There are a few different factors that need to be considered when making sure autonomous vehicle sensors are secure. Hacking into an autonomous vehicle is always a concern and should be addressed, but the other less obvious security factor is attackers influencing the machine-learning technology embedded in the vehicle to react in a malicious way.
For example, a U.K. study introduced a video billboard that had been tampered with to show a stop sign for as little as a fraction of a second. Autonomous vehicles would sense the stop sign and stop because they were able to pick up that image, reacting to it the same way they would have had they sensed a stop sign on the roadway. However, human drivers will not be able to react to the image, creating a potential hazard if the autonomous vehicle in front of them stops abruptly without warning or apparent reason. The potential for these “phantom objects” to harm both drivers and pedestrians is just one more challenge automakers face in keeping autonomous vehicles secure.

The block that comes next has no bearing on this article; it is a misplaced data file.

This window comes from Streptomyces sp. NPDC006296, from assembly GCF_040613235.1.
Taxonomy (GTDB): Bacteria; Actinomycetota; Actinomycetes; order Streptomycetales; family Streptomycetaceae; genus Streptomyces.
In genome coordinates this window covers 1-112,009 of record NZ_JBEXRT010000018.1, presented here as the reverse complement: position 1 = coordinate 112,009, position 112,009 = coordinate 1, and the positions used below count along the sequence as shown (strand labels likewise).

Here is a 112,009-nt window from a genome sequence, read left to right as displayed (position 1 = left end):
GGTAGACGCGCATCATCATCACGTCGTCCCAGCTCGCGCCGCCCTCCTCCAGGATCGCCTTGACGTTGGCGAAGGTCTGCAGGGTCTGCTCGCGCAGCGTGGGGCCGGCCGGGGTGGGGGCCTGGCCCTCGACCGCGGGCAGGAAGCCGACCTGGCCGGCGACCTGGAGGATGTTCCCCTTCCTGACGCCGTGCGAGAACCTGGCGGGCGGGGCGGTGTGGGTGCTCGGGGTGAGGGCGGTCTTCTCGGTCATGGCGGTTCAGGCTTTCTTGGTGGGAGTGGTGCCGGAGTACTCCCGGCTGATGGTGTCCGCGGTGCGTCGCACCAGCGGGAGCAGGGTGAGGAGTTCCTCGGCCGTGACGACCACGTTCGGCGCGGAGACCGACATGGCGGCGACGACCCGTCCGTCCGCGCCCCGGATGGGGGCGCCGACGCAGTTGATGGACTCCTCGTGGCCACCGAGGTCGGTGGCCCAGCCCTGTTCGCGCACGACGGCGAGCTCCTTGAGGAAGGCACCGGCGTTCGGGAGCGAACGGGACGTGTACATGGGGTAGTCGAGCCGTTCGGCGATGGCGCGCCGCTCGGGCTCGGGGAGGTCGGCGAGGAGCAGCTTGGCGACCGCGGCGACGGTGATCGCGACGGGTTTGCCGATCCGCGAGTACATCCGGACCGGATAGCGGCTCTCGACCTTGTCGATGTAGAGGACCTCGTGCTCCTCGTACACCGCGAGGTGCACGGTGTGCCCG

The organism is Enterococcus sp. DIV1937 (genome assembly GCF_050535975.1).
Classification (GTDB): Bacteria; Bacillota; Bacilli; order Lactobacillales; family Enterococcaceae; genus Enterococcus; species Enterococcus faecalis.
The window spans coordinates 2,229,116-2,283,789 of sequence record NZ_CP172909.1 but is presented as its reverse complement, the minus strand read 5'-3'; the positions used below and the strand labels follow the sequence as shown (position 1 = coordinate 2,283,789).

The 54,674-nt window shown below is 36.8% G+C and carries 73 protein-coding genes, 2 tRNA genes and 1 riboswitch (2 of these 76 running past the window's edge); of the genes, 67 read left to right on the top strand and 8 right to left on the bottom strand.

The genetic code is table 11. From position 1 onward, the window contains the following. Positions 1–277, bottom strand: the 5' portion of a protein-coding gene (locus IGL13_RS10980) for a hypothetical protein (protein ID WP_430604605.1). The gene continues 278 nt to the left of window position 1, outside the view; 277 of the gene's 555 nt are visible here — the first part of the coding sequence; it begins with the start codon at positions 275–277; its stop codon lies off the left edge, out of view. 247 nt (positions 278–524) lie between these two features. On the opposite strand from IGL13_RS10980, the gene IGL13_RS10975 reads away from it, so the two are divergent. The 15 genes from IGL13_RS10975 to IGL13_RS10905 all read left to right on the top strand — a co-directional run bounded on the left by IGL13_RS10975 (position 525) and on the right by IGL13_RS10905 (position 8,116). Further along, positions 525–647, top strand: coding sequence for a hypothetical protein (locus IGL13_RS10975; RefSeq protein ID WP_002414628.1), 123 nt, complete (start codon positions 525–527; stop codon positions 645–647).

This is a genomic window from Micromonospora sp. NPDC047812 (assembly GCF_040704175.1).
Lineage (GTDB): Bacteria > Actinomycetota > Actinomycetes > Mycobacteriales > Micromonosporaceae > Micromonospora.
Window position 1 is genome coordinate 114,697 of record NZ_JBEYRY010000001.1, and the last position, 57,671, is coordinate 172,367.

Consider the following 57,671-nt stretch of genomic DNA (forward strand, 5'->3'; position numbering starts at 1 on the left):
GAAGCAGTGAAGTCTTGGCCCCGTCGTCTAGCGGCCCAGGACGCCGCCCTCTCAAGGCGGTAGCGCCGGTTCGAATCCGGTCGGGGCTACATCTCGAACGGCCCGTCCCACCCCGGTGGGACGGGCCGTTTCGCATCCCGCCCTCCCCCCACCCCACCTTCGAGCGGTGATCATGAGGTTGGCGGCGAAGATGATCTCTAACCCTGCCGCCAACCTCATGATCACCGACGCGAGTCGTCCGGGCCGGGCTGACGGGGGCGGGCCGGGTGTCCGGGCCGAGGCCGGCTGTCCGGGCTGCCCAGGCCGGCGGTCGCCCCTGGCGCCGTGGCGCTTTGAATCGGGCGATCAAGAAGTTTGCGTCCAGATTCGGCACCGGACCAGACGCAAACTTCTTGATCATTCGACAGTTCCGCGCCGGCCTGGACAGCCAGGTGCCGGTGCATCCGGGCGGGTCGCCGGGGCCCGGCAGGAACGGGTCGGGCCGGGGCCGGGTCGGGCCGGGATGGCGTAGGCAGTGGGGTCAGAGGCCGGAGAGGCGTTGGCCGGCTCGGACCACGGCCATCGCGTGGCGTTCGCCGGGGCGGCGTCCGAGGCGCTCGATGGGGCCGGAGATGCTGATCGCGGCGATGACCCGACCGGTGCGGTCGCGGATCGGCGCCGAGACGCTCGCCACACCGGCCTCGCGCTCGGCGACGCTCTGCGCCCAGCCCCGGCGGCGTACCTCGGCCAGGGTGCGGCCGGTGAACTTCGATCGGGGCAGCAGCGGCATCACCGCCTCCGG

To fortify against sensor vulnerabilities, NHTSA recommends that the automotive industry follow the National Institute of Standards and Technology’s (NIST) documented Cybersecurity Framework. This framework suggests a layered approach to cybersecurity that is structured around these key functions: identify, protect, detect, respond, and recover.